Violence rises in Iraq

Keen to bolster his poll ratings before the forthcoming mid-term elections, President Obama declared the end of US combat operations in Iraq at the end of August. The 50,000 US troops still in the country are supposed to leave by the end of 2011. They remain fully armed and combat-ready but are supposed to fight only in self-defence or if asked to do so by the Iraqi government.

However, six months after the elections in March, no elected Iraqi government was in place. The parliament of ‘democratic, sovereign’ Iraq, as Obama recently called it, had not met since January. Talks between State of Law, the coalition of incumbent Prime Minister Nouri Al Maliki, first with the other main Shia coalition, the Iraqi National Alliance, and then with Iraqiya, the coalition headed by Iyad Allawi that won most seats in the election, broke down because of Al Maliki’s insistence on remaining in office. The US is now trying to devolve prime ministerial powers while allowing Al Maliki to stay. The plan is to create a council for national strategy that would be headed by Allawi. He was the imperialists’ choice as first prime minister after the invasion and is long associated with the CIA.

Meanwhile, the already volatile security situation in Iraq deteriorates. The Financial Times quotes an Adhamiya resident saying: ‘The political parties are fighting each other and the only victims are the people’. Bombings and shootings are increasing across the country. The number of rocket attacks, (which the US claims come from Iranian-backed Shia militias), have risen sharply. In July, according to Iraqi figures, 535 people were killed (the US claimed it was only 222) and over a thousand injured. Sunnis in Baghdad say the Shia-dominated security forces are rounding up people at random and isolating neighbourhoods with Humvees and razor wire. Members of the Awakening Councils, which were created and paid for by the US as a means of curtailing Sunni resistance to the occupation, are leaving to re-join the resistance forces. One leader said disaffection had reached breaking point.

In the north of Iraq violence has spread to Mosul and Kirkuk. General Zubydi, commander of the federal paramilitary force there, says the situation is getting worse. Because of the impotence of the government, no legislation has been passed regulating the share of oil revenues between the provinces and a referendum on the future of Kirkuk has not taken place. The Kurdish regional government wants oil-rich Kirkuk included within their bounds. If the Kurds declare an autonomous region, Turkey, which is suppressing the Kurdish liberation movement in its own country, has threatened to invade. Iran, Saudi Arabia and other neighbouring countries, keen to further their own interests in Iraq, are all intervening and creating further tensions.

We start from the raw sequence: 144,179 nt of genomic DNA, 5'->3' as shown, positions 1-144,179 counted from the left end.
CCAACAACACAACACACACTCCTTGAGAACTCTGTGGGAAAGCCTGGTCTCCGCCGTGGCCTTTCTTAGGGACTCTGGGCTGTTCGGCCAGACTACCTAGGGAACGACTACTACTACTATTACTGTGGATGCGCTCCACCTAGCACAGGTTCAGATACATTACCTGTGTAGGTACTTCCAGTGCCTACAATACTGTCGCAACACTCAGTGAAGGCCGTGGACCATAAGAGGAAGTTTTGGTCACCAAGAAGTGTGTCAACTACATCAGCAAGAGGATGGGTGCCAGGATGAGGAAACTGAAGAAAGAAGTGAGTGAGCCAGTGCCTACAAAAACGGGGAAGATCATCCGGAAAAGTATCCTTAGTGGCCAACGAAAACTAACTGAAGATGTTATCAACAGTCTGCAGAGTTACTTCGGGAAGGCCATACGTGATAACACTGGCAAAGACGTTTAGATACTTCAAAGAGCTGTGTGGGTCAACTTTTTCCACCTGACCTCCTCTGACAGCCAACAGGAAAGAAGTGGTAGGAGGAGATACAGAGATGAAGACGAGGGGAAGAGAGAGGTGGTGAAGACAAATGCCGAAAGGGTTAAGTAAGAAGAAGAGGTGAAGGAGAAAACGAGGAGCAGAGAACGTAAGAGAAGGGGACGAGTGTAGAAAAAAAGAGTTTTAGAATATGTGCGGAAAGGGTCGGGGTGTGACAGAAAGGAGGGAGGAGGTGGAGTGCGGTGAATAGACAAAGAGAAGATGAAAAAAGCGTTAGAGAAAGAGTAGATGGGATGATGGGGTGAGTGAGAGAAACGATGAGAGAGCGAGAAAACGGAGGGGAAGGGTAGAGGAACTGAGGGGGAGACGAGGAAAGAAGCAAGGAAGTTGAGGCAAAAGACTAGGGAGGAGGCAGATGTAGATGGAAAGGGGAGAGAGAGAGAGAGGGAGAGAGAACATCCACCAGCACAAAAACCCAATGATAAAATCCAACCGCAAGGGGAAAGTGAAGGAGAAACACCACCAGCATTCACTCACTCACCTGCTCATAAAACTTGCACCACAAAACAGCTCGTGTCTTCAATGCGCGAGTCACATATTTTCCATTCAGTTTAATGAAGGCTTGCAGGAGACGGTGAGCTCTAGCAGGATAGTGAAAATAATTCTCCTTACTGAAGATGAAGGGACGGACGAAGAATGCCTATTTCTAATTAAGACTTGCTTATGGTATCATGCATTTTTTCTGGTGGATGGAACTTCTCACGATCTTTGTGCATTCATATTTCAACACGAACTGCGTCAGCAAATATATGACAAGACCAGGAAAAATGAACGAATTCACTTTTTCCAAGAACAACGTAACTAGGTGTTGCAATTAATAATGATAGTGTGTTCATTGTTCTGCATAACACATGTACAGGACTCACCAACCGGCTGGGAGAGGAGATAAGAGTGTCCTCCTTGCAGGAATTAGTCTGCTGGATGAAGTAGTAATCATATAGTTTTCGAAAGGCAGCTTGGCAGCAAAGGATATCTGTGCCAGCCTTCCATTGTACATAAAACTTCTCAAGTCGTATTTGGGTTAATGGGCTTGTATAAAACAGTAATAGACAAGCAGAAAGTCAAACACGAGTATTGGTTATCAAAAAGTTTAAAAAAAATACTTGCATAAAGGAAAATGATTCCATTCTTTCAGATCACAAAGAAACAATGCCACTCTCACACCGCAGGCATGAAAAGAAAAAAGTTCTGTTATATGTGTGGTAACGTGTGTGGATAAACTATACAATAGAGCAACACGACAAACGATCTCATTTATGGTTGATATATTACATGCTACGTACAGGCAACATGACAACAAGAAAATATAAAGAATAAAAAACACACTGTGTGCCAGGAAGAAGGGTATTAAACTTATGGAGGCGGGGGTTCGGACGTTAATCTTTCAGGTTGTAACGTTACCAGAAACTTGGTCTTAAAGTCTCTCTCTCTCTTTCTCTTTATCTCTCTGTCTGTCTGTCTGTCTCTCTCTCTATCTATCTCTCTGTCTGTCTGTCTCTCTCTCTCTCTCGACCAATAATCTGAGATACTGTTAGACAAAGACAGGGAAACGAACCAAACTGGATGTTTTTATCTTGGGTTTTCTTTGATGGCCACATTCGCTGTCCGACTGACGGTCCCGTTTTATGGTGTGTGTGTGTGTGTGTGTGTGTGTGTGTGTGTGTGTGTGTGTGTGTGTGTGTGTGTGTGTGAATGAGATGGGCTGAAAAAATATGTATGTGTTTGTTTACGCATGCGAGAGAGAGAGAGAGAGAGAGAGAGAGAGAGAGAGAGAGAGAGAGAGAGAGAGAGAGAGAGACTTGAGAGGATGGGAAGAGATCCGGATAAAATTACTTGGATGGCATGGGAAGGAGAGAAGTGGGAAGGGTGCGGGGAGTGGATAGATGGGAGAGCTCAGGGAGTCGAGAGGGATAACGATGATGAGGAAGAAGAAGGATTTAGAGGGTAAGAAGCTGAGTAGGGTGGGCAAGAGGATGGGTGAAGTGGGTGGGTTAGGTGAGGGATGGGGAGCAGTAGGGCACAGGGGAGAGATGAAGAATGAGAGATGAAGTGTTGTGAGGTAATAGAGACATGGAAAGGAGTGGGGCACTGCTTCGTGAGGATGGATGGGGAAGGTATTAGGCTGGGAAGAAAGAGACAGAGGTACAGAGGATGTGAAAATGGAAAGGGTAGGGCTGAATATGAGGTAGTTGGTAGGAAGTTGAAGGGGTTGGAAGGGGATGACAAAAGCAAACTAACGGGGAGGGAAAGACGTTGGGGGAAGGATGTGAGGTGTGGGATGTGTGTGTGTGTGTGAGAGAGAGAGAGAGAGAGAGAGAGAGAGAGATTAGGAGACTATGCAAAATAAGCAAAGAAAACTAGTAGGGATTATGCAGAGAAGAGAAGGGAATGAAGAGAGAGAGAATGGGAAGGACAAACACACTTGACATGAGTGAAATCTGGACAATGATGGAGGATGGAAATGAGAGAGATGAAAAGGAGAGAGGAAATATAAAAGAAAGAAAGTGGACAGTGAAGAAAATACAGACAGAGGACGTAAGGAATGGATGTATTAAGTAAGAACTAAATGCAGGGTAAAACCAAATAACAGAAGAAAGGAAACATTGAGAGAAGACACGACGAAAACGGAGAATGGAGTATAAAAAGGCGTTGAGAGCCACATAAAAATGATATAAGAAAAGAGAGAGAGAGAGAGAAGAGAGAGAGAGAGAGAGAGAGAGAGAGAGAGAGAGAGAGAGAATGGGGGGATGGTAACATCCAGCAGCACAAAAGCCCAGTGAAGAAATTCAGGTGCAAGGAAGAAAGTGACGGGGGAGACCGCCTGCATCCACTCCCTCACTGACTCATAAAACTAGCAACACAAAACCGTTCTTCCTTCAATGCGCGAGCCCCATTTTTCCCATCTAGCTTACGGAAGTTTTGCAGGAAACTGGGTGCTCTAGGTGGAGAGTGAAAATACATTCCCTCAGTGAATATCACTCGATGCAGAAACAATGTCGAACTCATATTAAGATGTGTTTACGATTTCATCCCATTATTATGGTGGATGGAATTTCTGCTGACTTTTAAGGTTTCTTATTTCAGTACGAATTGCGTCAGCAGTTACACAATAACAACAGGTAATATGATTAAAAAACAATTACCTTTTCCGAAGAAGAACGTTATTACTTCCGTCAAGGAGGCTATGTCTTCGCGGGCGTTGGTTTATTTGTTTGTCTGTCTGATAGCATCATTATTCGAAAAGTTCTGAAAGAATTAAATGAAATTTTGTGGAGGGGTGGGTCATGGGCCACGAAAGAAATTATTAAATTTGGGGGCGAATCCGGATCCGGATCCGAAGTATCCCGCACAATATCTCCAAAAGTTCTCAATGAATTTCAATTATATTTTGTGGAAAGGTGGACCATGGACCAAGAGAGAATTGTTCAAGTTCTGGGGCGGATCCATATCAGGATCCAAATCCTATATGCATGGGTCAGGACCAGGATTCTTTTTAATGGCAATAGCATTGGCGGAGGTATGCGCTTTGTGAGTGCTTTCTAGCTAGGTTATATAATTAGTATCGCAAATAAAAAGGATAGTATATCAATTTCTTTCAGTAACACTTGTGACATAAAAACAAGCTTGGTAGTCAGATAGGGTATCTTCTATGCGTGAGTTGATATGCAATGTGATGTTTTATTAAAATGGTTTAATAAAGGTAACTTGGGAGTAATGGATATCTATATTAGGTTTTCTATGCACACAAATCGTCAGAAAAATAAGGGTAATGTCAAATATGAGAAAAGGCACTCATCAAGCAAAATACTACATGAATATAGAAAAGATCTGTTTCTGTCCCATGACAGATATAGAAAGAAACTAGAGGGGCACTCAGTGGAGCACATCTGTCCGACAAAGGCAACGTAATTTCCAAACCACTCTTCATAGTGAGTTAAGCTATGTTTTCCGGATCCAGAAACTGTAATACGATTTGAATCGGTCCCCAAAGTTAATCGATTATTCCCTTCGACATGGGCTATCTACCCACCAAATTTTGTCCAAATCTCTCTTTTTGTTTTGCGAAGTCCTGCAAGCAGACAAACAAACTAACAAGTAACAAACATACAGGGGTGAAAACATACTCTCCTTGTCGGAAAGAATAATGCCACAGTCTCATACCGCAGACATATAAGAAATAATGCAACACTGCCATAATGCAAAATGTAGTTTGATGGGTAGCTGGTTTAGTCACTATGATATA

Divide and rule

The US and other occupying powers have always used sectarianism to weaken resistance to their occupation. The present violence fomented by this strategy is creating the platform for a long term US presence in Iraq. Raad Sabah, a Shia living in Baghdad said, ‘We thought that after the American invasion things would be better, but now everybody agrees that the presence of the Americans has made matters worse... I hate the Americans because they created sectarianism... but they have become the safety valve for Iraq. They are the disease and the medicine at the same time.’ Tariq Aziz, Saddam Hussein’s right hand man, said from his prison cell that a US pull-out would be ‘leaving Iraq to the wolves’. In August the commander of the Iraqi army, Lt-General Zebari, said that Iraqi forces would not be ready until 2020 and that the US would need to retain a presence. Both Iraqi and US officials have signalled that plans to withdraw all US forces could be superseded by a new bilateral agreement. US Defence Secretary Robert Gates said, ‘If a new government is formed there and they want to talk about [keeping troops] beyond 2011 we’re obviously open to that discussion.’ General Jay Garner, former commander of US forces in Iraq, recently said it was essential to have a permanent and expanded US ‘training’ force there ‘as we do in other parts of the world’.

The UN says a quarter of Iraqis live in poverty. More than a third are unemployed. Most of the population suffer inadequate supplies of drinking water. Raw sewage pours into the rivers. Electricity supply satisfies just 60% of requirements. Corruption is rife. The US Defence Department has been unable to account for $8.7bn from Iraqi oil revenues intended for reconstruction. GEC has agreed to pay $23.4m to settle bribery charges relating to contracts for water purification and medical equipment.

An estimated two million Iraqis have been displaced internally by the war and more than two million have sought refuge abroad. Daniel Endres of UNHCR said, ‘A lot of donor countries have turned their backs towards Iraq and even forcefully deport people to Iraq.’ Britain is one such country.

Last year, doctors in Fallujah reported a marked increase in the number of babies with birth defects. In 2004, US forces launched horrifying attacks on the town using white phosphorus shells. A new study has found a four-fold increase in all cancers and a 12-fold increase in cancers among children under 14. The report says this indicates that weapons containing uranium were used and describes the effects as ‘similar to that in the Hiroshima survivors who were exposed to ionising radiation from the bomb and uranium from the fallout’. However, whereas there was a 17-fold increase in leukaemia cases in Hiroshima, in Fallujah the increase is 38-fold.

At the beginning of August President Obama assured West Point cadets that the war had been won. ‘This is what success looks like,’ he said.

Jim Craven

FRFI 217 October/November 2010

 

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